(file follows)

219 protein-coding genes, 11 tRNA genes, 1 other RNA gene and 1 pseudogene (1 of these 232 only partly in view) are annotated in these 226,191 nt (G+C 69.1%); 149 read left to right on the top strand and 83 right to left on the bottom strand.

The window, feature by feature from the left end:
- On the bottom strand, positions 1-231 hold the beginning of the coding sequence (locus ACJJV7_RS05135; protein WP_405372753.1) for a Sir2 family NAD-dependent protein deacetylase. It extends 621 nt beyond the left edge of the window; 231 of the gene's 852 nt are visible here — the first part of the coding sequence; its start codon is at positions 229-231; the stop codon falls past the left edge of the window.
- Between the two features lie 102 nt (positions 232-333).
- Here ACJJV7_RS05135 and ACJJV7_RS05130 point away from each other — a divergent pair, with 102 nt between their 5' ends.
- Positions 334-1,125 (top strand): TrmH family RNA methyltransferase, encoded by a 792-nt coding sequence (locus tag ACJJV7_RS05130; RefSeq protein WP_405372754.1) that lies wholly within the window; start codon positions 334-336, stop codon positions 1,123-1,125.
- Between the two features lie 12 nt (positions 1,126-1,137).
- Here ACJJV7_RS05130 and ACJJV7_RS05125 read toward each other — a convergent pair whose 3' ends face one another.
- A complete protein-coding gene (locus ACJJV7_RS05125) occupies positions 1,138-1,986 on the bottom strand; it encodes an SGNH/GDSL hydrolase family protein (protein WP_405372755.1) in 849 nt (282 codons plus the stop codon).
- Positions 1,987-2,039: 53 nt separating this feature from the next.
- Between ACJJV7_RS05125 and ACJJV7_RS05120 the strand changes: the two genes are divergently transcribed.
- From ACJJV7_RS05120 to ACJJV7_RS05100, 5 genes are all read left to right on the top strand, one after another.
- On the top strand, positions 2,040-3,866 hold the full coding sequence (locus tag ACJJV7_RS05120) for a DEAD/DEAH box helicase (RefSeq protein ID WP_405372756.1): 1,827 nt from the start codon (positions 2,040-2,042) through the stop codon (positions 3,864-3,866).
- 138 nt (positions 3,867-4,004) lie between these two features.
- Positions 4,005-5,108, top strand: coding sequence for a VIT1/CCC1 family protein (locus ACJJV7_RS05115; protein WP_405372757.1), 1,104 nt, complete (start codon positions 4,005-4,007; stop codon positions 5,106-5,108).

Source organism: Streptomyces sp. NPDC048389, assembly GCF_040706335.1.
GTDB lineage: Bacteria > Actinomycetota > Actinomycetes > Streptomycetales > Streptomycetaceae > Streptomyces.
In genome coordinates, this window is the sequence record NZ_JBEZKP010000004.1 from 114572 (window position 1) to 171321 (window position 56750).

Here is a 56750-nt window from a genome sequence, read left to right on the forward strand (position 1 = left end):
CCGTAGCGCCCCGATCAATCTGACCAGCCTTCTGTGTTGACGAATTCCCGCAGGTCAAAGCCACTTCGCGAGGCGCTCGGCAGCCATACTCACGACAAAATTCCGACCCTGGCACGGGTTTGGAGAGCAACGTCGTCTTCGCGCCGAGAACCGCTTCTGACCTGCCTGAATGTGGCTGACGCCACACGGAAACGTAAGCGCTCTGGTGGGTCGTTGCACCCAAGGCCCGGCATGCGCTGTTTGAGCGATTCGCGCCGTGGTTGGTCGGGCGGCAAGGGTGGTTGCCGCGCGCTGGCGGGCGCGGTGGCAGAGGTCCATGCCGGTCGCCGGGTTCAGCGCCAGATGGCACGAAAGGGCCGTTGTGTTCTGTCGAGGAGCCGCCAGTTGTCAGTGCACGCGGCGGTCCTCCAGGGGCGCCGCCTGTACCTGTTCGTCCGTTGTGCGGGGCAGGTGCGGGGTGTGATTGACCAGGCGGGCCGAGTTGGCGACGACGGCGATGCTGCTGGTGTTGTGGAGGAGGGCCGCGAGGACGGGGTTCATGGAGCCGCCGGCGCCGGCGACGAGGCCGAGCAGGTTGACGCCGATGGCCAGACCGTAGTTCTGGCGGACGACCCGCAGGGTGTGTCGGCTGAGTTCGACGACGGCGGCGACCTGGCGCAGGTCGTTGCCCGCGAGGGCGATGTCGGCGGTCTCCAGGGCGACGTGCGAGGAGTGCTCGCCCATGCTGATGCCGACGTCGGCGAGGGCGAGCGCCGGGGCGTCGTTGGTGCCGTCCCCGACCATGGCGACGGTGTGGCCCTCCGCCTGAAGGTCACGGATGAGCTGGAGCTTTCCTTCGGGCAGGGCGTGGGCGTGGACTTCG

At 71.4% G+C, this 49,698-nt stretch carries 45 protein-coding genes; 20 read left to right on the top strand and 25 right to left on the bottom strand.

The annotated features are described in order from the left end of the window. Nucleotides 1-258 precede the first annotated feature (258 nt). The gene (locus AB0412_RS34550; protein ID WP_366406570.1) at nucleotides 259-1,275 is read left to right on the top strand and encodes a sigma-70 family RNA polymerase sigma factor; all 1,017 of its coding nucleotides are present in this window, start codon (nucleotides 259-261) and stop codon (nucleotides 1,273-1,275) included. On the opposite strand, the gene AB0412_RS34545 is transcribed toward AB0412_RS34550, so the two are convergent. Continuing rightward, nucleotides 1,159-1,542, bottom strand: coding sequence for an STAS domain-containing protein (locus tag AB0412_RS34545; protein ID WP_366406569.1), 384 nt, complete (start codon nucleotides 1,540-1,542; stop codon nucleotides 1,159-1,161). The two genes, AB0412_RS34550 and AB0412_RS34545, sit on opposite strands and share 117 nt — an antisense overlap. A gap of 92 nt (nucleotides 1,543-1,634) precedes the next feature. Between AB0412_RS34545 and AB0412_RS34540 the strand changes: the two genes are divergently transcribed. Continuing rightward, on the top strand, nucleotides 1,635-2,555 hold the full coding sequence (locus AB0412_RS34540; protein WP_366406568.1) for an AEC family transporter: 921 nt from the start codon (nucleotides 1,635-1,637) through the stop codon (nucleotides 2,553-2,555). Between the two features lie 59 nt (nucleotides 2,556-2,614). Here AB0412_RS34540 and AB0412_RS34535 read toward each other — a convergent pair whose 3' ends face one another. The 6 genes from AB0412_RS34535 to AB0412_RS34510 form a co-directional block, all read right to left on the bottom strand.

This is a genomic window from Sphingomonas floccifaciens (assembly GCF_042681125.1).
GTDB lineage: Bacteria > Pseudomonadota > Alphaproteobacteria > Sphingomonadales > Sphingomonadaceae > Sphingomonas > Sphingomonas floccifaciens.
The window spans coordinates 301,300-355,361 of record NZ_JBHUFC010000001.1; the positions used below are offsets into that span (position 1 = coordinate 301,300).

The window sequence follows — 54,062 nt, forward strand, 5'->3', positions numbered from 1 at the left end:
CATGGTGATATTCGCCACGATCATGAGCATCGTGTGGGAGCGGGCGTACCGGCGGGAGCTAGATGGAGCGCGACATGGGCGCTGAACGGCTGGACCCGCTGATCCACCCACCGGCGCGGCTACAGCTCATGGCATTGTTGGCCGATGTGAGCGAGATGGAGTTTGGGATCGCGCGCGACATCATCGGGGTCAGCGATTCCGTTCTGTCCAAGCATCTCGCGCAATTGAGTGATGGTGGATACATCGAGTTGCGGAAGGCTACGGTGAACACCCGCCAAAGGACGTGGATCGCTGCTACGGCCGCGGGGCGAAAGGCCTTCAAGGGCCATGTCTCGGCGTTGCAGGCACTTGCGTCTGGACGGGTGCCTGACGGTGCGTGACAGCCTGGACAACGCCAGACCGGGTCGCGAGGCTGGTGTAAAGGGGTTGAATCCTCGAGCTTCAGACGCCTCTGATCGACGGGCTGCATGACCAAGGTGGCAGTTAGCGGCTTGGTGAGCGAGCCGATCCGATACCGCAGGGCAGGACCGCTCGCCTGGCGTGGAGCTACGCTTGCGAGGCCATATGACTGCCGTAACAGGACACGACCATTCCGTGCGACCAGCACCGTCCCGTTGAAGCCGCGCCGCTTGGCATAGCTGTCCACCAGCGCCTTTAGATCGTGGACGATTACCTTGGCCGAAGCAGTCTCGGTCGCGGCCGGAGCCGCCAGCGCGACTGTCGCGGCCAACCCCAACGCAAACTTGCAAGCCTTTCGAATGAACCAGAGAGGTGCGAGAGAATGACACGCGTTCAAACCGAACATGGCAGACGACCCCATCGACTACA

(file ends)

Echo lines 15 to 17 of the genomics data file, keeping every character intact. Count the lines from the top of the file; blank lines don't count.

- Positions 4,005-5,108, top strand: coding sequence for a VIT1/CCC1 family protein (locus ACJJV7_RS05115; protein WP_405372757.1), 1,104 nt, complete (start codon positions 4,005-4,007; stop codon positions 5,106-5,108).

Source organism: Streptomyces sp. NPDC048389, assembly GCF_040706335.1.
GTDB lineage: Bacteria > Actinomycetota > Actinomycetes > Streptomycetales > Streptomycetaceae > Streptomyces.